Monday, December 6, 2010

Getting a flu vaccine is a safe way to prevent serious illness

For millions of people each year, the flu can bring a runny nose, cough, muscle aches, sore throat, fever, chills, and miserable days spent in bed instead of at work or school. However, you may not realize that it’s estimated that more than 200,000 people end up in the hospital from flu complications each year. And while unpredictable, the flu can be deadly. Between 1976 and 2007, US CDC estimates that annual flu-associated deaths in the United States have ranged from between about 3,000 people to about 49,000 people.

But there’s a safe alternative to getting the flu—getting the flu vaccine. The vaccine is a safe way to protect yourself from the flu and its potentially serious complications.

This season, health experts across the country are recommending that everyone 6 months and older get a flu vaccine. This “universal” flu vaccine recommendation was adopted by the CDC's Advisory Committee for Immunization Practices (ACIP), an independent group of physicians and health advocates that sets recommendations for all adult and childhood immunizations in the United States.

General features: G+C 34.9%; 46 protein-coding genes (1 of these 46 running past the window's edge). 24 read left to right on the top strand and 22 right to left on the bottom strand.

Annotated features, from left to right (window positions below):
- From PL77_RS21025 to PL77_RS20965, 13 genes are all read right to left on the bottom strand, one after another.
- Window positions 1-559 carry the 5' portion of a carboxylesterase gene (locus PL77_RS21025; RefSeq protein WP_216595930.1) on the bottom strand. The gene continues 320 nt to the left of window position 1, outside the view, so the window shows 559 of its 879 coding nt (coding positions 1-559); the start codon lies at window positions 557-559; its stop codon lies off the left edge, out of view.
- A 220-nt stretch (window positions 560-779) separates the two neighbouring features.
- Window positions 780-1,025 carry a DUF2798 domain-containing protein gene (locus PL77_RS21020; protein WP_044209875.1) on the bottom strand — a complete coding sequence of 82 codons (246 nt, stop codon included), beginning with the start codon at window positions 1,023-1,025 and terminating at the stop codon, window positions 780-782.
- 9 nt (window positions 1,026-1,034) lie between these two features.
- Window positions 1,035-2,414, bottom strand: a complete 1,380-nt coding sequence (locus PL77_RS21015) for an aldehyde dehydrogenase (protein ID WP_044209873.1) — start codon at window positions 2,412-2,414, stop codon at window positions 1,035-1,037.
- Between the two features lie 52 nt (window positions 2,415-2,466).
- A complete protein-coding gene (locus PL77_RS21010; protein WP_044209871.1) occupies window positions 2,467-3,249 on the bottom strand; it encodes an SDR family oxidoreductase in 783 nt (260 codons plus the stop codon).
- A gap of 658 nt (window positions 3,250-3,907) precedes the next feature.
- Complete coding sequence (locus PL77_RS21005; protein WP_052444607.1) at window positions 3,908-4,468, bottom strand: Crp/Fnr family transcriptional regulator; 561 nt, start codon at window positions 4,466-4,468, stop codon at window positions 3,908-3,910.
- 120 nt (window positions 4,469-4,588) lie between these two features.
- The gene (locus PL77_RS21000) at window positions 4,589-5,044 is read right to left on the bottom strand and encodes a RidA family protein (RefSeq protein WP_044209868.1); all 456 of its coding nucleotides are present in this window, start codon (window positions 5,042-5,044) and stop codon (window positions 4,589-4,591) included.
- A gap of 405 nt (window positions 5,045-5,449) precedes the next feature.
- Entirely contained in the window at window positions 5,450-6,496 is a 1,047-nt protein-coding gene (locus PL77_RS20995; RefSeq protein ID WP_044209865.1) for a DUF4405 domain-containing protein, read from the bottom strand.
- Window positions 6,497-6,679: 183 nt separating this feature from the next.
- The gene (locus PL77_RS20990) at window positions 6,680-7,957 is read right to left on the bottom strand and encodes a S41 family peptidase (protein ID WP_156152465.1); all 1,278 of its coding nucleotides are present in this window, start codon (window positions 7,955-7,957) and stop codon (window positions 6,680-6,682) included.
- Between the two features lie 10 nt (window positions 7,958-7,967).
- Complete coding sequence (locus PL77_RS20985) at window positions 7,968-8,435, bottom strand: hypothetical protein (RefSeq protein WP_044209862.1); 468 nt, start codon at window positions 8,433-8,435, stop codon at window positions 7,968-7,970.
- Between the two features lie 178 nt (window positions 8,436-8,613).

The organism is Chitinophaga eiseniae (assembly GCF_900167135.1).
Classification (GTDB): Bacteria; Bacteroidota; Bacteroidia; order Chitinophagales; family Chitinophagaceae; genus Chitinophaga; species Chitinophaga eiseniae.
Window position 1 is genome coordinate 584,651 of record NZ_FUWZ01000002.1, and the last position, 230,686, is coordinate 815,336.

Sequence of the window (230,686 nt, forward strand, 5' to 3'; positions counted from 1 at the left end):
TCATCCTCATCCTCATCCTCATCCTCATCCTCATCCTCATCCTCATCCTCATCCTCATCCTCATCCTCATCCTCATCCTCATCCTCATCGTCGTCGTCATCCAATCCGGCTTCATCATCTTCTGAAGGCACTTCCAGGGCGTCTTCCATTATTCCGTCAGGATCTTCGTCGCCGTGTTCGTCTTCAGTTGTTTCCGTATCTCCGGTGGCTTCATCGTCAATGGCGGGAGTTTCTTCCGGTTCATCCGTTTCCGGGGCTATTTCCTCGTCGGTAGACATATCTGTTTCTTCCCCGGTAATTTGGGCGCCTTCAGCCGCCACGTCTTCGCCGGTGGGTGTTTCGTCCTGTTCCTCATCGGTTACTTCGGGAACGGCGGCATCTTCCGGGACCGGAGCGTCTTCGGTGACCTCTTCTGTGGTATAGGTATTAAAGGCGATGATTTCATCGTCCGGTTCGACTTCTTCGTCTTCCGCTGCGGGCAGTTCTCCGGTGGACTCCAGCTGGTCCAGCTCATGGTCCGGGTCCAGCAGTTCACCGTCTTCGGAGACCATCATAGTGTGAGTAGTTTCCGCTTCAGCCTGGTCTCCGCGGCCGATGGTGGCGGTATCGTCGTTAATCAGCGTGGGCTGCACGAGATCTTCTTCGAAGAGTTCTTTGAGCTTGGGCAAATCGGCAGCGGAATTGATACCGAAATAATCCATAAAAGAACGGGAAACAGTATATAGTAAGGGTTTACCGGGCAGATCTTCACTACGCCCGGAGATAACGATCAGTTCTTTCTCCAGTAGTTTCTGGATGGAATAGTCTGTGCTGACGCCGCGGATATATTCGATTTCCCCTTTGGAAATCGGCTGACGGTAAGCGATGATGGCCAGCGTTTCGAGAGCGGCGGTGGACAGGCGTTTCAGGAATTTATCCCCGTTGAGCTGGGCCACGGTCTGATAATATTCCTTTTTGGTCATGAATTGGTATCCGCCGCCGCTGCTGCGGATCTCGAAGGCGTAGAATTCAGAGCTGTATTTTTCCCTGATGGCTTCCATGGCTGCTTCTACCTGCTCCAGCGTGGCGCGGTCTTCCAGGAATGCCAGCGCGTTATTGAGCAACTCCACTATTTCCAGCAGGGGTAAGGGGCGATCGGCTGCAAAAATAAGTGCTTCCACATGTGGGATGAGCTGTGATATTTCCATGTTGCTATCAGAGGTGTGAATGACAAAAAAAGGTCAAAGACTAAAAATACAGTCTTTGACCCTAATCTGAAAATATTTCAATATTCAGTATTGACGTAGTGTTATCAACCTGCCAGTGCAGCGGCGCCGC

Over the years, the number of people recommended for flu vaccination has grown as experts learned more about who was at highest risk for flu complications or who was bearing the greatest burden of illness and possibly playing a role in spreading flu in the community. With the official universal vaccination recommendation, ACIP and the medical community are acknowledging the risk that everyone faces from the flu.

This year’s flu vaccines are being made using the same production and safety methods that have been standard for decades, during which hundreds of millions of flu vaccines have been given safely. The most common side effects from flu shots have been soreness, redness, or tenderness where the shot was given; fever; and aches. Some people who have gotten the nasal-spray flu vaccine, in use over the past seven years, have had runny nose, cough, or nasal congestion. Neither the flu shot nor the nasal-spray vaccine can give you the flu.

Every year, US CDC works closely with the Food and Drug Administration (FDA), health care providers, state and local health departments, and other partners to ensure the highest safety standards for all flu vaccines. CDC and FDA both share responsibility for monitoring the safety of vaccines and ensuring systems are in place to promptly detect unexpected health problems following vaccination.

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